Skills: a key to pluralistic quality journalism in the Western Balkans

Over 300 media professionals from the Western Balkans and beyond gathered in Skopje.

At the EU Western Balkans Media Days organized by the European Commission on 17-18 September, 2018, skills emerged as a key issue. For an environment in which quality journalism can thrive, skilled news producers and knowledgeable consumers are vital. Journalists need good formal and informal training to produce quality content, and citizens need to be educated to distinguish real from fake news.

As the EU Commissioner for the European Neighbourhood Policy and Enlargement Negotiations, Johannes Hahn, said: “Education, training are key to enhancing media freedom, and thus enhance democracy in accession countries. Pointing out that democracies need citizens that can distinguish quality content from the spreading fake news, he added that “training and education in the region must include media literacy, and this is a top priority for the EU”.

The former Yugoslav Republic of Macedonia’s Prime Minister, Zoran Zaev, highlighted the fragility in the region. “Fake news influences the fragile reality in the Western Balkans region. Sometimes they instill extremism, and it is a civil right to remove them. “We believe that citizens have the right to transparency, on the basis of verified information, and not speculation’ added Genevieva Calavera Ruiz, Director in charge of the Western Balkans at the European Commission.

Journalists from Western Balkan countries shared their concerns and forward-looking ideas about how to improve the quality of journalism through formal education, on-the-job training in the newsroom and lifelong learning. “We need to train the future generation of professional journalists, and we need to train them in the newsroom,” said Investigative Reporting Lab reporter Saska Cvetkovska. “The most important part of my learning was when I could learn from the most experienced colleagues” added Pavle Zlatić, digital media expert at IREX Serbia, highlighting the key role of mentoring. Milica Stojanovic from the Centre for Investigative Journalism pointed out that “journalistic skills include not only subjects like financial literacy or how to use social media, but also how to stay safe, even in the digital world”.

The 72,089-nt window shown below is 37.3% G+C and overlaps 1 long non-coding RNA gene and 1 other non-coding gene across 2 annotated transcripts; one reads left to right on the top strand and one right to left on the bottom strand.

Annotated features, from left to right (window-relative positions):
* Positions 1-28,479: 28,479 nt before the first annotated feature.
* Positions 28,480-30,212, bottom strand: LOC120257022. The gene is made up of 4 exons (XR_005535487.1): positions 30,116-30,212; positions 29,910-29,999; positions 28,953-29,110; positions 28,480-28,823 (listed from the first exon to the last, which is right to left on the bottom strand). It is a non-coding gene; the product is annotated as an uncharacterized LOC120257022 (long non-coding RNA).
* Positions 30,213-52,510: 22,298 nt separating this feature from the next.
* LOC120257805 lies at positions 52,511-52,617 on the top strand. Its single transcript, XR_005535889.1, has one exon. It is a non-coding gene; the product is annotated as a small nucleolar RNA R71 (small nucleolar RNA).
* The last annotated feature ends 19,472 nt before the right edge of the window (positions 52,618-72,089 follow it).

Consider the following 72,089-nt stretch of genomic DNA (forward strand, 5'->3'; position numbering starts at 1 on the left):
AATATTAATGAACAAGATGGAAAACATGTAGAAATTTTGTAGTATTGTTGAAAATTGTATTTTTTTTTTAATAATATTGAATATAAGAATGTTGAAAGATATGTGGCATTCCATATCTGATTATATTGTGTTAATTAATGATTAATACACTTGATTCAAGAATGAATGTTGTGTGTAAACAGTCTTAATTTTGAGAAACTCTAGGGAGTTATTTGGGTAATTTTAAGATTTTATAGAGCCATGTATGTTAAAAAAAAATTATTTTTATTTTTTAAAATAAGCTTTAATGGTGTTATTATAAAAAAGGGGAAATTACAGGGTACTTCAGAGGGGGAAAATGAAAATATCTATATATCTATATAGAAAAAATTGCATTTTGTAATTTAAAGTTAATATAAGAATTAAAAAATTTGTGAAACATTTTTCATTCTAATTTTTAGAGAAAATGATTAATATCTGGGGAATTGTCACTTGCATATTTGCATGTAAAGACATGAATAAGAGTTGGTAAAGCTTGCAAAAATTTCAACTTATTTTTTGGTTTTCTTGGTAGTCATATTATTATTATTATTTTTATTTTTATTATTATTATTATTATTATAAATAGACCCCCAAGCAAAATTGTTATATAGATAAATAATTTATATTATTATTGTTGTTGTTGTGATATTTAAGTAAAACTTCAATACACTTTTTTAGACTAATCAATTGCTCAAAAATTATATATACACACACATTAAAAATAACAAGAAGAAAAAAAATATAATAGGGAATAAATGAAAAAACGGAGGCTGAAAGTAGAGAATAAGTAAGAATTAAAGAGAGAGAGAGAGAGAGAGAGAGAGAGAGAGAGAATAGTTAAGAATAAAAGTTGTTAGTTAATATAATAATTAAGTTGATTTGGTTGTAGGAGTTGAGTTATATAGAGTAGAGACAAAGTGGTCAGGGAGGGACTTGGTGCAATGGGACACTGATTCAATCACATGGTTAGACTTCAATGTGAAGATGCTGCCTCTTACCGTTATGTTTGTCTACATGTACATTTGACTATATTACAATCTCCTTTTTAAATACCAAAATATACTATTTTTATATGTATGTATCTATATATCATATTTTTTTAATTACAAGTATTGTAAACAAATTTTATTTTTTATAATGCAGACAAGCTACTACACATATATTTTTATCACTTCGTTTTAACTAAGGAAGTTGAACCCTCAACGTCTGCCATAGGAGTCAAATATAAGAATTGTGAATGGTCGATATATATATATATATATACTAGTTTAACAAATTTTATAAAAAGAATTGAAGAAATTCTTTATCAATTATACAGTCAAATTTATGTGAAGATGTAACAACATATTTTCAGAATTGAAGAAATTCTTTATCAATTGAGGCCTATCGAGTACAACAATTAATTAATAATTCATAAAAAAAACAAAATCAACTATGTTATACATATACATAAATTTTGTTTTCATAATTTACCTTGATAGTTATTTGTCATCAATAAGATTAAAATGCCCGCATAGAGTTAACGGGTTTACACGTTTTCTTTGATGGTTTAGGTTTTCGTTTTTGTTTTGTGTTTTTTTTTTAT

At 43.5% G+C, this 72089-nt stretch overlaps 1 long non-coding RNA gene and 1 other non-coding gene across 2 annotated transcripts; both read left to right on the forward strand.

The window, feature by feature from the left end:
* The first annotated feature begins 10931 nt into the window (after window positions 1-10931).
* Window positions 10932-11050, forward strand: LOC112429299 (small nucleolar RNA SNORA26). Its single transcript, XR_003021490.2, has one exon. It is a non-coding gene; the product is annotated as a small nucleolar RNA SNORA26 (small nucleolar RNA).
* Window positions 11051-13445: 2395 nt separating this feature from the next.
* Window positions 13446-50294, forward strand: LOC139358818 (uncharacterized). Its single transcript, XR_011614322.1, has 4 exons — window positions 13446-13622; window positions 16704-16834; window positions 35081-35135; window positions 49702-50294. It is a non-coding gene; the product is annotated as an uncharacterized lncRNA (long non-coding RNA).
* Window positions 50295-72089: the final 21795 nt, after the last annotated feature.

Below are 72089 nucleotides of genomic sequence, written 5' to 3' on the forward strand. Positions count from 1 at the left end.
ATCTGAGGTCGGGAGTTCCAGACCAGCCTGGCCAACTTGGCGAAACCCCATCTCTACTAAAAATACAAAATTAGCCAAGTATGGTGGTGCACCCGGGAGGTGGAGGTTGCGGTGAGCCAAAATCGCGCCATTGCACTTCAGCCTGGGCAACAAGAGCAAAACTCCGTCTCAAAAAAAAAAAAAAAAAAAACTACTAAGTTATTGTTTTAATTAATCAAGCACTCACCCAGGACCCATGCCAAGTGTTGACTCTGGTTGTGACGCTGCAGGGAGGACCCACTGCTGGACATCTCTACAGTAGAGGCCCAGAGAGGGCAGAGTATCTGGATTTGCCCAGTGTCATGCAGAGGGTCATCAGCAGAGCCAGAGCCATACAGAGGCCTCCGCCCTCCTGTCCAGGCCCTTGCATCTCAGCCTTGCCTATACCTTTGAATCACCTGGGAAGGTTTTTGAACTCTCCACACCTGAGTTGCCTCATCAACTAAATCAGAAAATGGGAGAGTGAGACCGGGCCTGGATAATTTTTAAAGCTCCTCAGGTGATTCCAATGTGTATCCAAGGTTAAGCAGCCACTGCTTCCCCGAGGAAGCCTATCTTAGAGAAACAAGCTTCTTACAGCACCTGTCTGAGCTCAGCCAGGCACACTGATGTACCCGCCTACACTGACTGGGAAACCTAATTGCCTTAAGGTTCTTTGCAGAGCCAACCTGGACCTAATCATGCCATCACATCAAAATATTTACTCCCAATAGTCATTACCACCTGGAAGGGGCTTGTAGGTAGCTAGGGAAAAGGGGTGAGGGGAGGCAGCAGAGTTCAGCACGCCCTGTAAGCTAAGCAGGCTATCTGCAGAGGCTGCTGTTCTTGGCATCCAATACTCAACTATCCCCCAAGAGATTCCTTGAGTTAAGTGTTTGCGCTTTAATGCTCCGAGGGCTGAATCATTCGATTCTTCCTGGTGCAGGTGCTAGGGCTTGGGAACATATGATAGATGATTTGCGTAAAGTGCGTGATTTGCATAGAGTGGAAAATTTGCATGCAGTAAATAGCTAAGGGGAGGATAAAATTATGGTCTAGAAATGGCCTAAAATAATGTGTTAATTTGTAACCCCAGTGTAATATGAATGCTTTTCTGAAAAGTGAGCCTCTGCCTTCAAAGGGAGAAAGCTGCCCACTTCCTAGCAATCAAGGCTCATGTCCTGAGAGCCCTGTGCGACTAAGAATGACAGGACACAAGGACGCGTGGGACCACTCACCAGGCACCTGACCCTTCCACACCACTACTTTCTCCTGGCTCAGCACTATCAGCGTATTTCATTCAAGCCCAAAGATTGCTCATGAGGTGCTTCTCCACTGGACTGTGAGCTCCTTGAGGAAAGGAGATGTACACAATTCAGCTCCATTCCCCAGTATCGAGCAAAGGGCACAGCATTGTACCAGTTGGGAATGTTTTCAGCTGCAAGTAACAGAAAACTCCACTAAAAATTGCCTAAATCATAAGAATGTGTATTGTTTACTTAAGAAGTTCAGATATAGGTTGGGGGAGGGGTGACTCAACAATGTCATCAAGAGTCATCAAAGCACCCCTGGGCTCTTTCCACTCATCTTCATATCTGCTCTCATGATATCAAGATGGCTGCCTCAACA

In his concluding remarks, Commissioner Hahn added “I am glad that education was at the core. But I would like to add that this does not start with education or training of journalists. It starts in schools, way before journalists training”.

The issue of skills needed for the future development of transition countries neighbouring the EU will be discussed at the conference ‘Skills for the future: managing transition’ organized by the ETF on 21-22 November in Turin, Italy. More here: More about the EU Western Balkans Media Days:

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